2016 was a great year for the single-player campaign in FPS games. Titanfall 2 won many plaudits (and rightly so) for its story of a man and his excellent robot, but Battlefield 1 also impressed with its War Stores, which, for my money, were the best part of the game. Five episodes set across the Great War, the campaign was short but sweet and featured memorable moments.
War Stories make their return for Battlefield V, which takes the action forwards to World War II. With arguably more material to work with and a far bigger scope, you’d expect DICE to be able to top what they’d previously achieved. In reality, they don’t even come close. In fact, they aren’t even finished.
The first thing to note with Battlefield V’s War Stories is that there are three instead of five (four instead of six if we’re counting prologues) like in Battlefield 1; the 4th one, The Last Tiger, is set to launch on December 4th. While it’s true that they are all meatier than their Battlefield 1 counterparts and feature a more open approach, they don’t resonate in nearly the same way.
Under No Flag is the first War Story many will play, but it’s also the weakest. Set in North Africa, you play as a criminal who is drafted into a special task force to do the wet work others won’t. Playing as Billy Bridger, a character so quintessentially cockney that I couldn’t help but think of the teenage cast of Easterners, you butt heads with your CO in what is mainly a light-hearted sojourn that is ultimately dispensable. It shines a light on the British Army’s “nefarious” regiment, sure, but Billy himself is deeply unlikeable, complaining for half of the War Story’s playtime.
The eyes will next be drawn to Nordlys, which is supposed to have emotional impact but never divulges enough about its characters to make you fully care, as well as being guilty of its ending simply not landing as intended. Skiing around alps as a female Norwegian is admittedly pretty fun alongside the cold mechanics that are introduced for a short while, but Nordlys’ main failing is that it just doesn’t give itself enough time.
The third War Story, Tirailleur, is quite comfortably the pick of the bunch. A largely linear tale, you play as a Senegalese Tirailleur who was drafted from French West Africa to fight for people who don’t respect or appreciate their efforts. This one packs the biggest punch, it featuring the largest battles and the most consistency. You’re looking for glory or even just some simple recognition, which means that you send yourself on increasingly dangerous assaults through German-occupied France. It’s well-paced, intense, and everything that was great about War Stories during the first go-round.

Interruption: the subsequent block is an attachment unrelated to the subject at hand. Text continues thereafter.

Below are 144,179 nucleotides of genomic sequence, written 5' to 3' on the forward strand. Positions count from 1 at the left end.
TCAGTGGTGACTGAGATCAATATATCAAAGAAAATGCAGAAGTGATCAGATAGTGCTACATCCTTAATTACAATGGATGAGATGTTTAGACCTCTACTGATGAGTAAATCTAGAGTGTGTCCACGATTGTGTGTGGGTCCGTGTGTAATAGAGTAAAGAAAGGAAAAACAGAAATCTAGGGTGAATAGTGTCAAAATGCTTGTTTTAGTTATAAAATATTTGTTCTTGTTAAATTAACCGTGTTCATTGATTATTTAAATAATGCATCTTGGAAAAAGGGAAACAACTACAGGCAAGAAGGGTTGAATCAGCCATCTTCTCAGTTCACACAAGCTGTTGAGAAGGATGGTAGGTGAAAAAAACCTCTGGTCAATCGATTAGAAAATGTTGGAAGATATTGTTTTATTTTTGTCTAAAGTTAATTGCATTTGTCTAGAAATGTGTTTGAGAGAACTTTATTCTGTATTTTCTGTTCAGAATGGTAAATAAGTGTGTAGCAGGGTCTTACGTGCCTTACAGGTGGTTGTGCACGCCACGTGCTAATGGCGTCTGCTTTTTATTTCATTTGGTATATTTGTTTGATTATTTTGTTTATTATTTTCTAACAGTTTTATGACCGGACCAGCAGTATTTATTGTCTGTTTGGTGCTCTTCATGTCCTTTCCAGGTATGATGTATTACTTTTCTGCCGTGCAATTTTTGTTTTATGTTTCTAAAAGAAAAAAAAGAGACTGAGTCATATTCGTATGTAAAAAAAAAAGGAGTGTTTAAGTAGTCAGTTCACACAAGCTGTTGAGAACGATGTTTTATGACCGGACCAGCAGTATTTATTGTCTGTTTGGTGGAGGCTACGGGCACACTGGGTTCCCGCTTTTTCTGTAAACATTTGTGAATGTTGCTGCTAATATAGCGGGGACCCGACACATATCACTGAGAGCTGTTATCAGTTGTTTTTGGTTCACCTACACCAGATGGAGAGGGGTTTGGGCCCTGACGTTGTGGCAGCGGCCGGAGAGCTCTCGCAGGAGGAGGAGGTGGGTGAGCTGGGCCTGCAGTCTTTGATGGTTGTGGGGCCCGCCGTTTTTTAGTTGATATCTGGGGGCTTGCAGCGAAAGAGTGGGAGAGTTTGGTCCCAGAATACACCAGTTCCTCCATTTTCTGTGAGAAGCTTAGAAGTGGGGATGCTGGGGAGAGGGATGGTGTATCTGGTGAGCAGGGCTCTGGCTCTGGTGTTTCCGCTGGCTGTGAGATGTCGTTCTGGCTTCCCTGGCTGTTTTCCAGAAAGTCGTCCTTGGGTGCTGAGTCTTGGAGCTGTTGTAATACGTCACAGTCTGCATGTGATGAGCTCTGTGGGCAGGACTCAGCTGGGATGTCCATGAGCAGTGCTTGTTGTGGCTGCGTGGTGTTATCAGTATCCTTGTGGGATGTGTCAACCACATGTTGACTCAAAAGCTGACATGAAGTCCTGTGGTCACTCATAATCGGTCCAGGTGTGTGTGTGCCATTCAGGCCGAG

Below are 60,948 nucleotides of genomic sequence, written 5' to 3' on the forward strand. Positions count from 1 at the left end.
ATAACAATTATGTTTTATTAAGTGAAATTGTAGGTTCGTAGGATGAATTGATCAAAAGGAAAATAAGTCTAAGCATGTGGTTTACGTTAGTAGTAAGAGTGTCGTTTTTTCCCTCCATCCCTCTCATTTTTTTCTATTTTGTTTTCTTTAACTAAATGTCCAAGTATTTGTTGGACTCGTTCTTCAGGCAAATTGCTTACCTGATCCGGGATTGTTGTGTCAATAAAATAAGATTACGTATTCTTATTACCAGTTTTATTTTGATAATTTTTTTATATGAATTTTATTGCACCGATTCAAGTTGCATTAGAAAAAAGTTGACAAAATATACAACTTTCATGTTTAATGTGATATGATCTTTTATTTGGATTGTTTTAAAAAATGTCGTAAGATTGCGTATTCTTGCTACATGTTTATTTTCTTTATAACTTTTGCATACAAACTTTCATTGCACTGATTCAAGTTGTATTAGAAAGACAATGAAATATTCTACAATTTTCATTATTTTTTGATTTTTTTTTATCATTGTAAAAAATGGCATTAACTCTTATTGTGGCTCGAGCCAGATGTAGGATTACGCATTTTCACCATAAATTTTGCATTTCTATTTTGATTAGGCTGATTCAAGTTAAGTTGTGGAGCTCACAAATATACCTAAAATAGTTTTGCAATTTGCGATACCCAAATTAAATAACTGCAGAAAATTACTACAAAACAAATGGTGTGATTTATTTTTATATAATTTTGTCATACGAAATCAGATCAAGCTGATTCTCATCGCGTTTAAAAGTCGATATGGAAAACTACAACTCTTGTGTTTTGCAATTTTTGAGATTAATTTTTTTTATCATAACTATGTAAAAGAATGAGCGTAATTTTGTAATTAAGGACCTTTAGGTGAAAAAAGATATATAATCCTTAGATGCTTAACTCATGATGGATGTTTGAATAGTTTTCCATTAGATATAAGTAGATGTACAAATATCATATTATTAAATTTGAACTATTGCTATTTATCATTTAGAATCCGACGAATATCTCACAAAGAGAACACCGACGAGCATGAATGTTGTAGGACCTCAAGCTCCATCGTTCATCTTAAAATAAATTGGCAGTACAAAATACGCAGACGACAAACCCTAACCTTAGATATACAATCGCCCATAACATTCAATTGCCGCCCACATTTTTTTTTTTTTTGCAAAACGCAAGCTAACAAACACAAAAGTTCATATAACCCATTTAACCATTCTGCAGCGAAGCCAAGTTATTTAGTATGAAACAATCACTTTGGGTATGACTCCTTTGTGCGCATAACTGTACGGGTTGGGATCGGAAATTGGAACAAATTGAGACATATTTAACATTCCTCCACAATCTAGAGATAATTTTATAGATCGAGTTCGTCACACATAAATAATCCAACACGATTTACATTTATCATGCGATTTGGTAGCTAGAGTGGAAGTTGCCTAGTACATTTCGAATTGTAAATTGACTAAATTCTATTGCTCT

To these War Stories’ credit, they do try to expand on the formula with some surprising depth that unfortunately doesn’t stop them from feeling altogether far too short. There are some passages during each particular War Story in which the map will open itself up and allow you to approach objectives however you want. There’s also a good variety in collectibles with full completion giving you access to weapons for multiplayer, so there’s room for replayability if you want it.
A bigger playground doesn’t necessarily mean a better experience, however, and while Battlefield V may offer more options in how progress the stories it’s trying to tell, the stories themselves are mostly lacking. It also doesn’t help that they’re not all available at launch, which means that you’re effectively buying an incomplete arc: there’s a War Story for each year between 1941 and 1945 with The Last Tiger set to show the crumbling Nazi rule.
That only one War Story here comes close to what we saw two years ago is a disappointment. As good as Tirailleur is, it doesn’t match The Runner or Through Mud and Blood for emotional weight or even spectacle. Though Battlefield V’s may be largely longer and deeper, the characters simply aren’t given enough material to grow from, deaths feeling perfunctory and oddly hollow. There are plenty of moments in its trailer that I don’t remember seeing in the game itself, perhaps a sign that some things were chopped and changed.
There’s also a significant lack of polish with the War Stories this time around. Playing on PC, Under No Flag seems particularly cursed by heavy slowdown during busy moments as well as dead bodies twitching constantly on the ground. There’s just an unavoidable aura around these War Stories that they’ve been rushed out of the door, evidenced by you being able to get through them in just a few hours. This was fine in Battlefield 1 as the stories were (mostly) winners and told their tragic tales well. Here, however, they’re good but unfortunately nowhere near great. Here’s hoping The Last Tiger can deliver.
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